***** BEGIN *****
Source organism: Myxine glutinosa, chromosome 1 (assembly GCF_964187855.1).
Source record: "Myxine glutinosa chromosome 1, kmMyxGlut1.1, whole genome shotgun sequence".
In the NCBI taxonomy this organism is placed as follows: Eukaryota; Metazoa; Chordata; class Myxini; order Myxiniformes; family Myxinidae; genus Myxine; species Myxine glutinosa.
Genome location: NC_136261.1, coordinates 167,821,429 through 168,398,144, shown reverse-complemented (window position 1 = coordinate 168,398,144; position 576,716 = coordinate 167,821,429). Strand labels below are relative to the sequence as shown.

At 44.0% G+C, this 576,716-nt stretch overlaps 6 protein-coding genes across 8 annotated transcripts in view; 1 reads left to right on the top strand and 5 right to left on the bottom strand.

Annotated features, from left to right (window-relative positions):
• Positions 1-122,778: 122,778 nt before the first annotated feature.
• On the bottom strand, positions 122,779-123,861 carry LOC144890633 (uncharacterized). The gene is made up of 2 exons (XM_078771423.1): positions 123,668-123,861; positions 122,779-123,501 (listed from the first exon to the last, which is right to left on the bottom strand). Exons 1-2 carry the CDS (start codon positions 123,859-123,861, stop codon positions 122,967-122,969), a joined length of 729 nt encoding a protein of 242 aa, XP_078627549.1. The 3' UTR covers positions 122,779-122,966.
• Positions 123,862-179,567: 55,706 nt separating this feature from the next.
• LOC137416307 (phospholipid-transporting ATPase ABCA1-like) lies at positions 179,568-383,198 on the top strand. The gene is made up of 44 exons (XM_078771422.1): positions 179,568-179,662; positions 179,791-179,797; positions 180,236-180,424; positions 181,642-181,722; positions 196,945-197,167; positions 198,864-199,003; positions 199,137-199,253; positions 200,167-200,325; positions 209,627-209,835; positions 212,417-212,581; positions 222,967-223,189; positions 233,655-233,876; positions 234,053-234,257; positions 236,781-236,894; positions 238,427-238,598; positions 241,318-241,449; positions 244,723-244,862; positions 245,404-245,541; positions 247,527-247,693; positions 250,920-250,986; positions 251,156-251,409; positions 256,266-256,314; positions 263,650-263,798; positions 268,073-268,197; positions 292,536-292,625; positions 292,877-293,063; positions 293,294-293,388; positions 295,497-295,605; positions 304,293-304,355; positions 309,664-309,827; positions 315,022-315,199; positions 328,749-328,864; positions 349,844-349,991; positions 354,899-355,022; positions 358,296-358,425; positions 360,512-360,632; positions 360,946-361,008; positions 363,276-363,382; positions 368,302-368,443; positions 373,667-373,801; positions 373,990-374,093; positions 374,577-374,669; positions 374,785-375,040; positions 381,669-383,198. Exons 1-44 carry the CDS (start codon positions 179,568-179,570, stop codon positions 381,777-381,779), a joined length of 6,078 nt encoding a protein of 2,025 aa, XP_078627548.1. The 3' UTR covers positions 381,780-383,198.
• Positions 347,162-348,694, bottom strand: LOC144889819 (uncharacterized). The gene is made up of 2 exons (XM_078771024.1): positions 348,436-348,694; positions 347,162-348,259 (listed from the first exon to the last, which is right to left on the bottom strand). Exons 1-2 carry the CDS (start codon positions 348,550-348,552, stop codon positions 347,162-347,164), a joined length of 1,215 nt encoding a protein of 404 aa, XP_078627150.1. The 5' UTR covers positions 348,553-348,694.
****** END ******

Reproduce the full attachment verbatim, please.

Source organism: Myxine glutinosa, chromosome 1 (assembly GCF_964187855.1).
Source record: "Myxine glutinosa chromosome 1, kmMyxGlut1.1, whole genome shotgun sequence".
In the NCBI taxonomy this organism is placed as follows: Eukaryota; Metazoa; Chordata; class Myxini; order Myxiniformes; family Myxinidae; genus Myxine; species Myxine glutinosa.
Genome location: NC_136261.1, coordinates 167,821,429 through 168,398,144, shown reverse-complemented (window position 1 = coordinate 168,398,144; position 576,716 = coordinate 167,821,429). Strand labels below are relative to the sequence as shown.

At 44.0% G+C, this 576,716-nt stretch overlaps 6 protein-coding genes across 8 annotated transcripts in view; 1 reads left to right on the top strand and 5 right to left on the bottom strand.

Annotated features, from left to right (window-relative positions):
• Positions 1-122,778: 122,778 nt before the first annotated feature.
• On the bottom strand, positions 122,779-123,861 carry LOC144890633 (uncharacterized). The gene is made up of 2 exons (XM_078771423.1): positions 123,668-123,861; positions 122,779-123,501 (listed from the first exon to the last, which is right to left on the bottom strand). Exons 1-2 carry the CDS (start codon positions 123,859-123,861, stop codon positions 122,967-122,969), a joined length of 729 nt encoding a protein of 242 aa, XP_078627549.1. The 3' UTR covers positions 122,779-122,966.
• Positions 123,862-179,567: 55,706 nt separating this feature from the next.
• LOC137416307 (phospholipid-transporting ATPase ABCA1-like) lies at positions 179,568-383,198 on the top strand. The gene is made up of 44 exons (XM_078771422.1): positions 179,568-179,662; positions 179,791-179,797; positions 180,236-180,424; positions 181,642-181,722; positions 196,945-197,167; positions 198,864-199,003; positions 199,137-199,253; positions 200,167-200,325; positions 209,627-209,835; positions 212,417-212,581; positions 222,967-223,189; positions 233,655-233,876; positions 234,053-234,257; positions 236,781-236,894; positions 238,427-238,598; positions 241,318-241,449; positions 244,723-244,862; positions 245,404-245,541; positions 247,527-247,693; positions 250,920-250,986; positions 251,156-251,409; positions 256,266-256,314; positions 263,650-263,798; positions 268,073-268,197; positions 292,536-292,625; positions 292,877-293,063; positions 293,294-293,388; positions 295,497-295,605; positions 304,293-304,355; positions 309,664-309,827; positions 315,022-315,199; positions 328,749-328,864; positions 349,844-349,991; positions 354,899-355,022; positions 358,296-358,425; positions 360,512-360,632; positions 360,946-361,008; positions 363,276-363,382; positions 368,302-368,443; positions 373,667-373,801; positions 373,990-374,093; positions 374,577-374,669; positions 374,785-375,040; positions 381,669-383,198. Exons 1-44 carry the CDS (start codon positions 179,568-179,570, stop codon positions 381,777-381,779), a joined length of 6,078 nt encoding a protein of 2,025 aa, XP_078627548.1. The 3' UTR covers positions 381,780-383,198.
• Positions 347,162-348,694, bottom strand: LOC144889819 (uncharacterized). The gene is made up of 2 exons (XM_078771024.1): positions 348,436-348,694; positions 347,162-348,259 (listed from the first exon to the last, which is right to left on the bottom strand). Exons 1-2 carry the CDS (start codon positions 348,550-348,552, stop codon positions 347,162-347,164), a joined length of 1,215 nt encoding a protein of 404 aa, XP_078627150.1. The 5' UTR covers positions 348,553-348,694.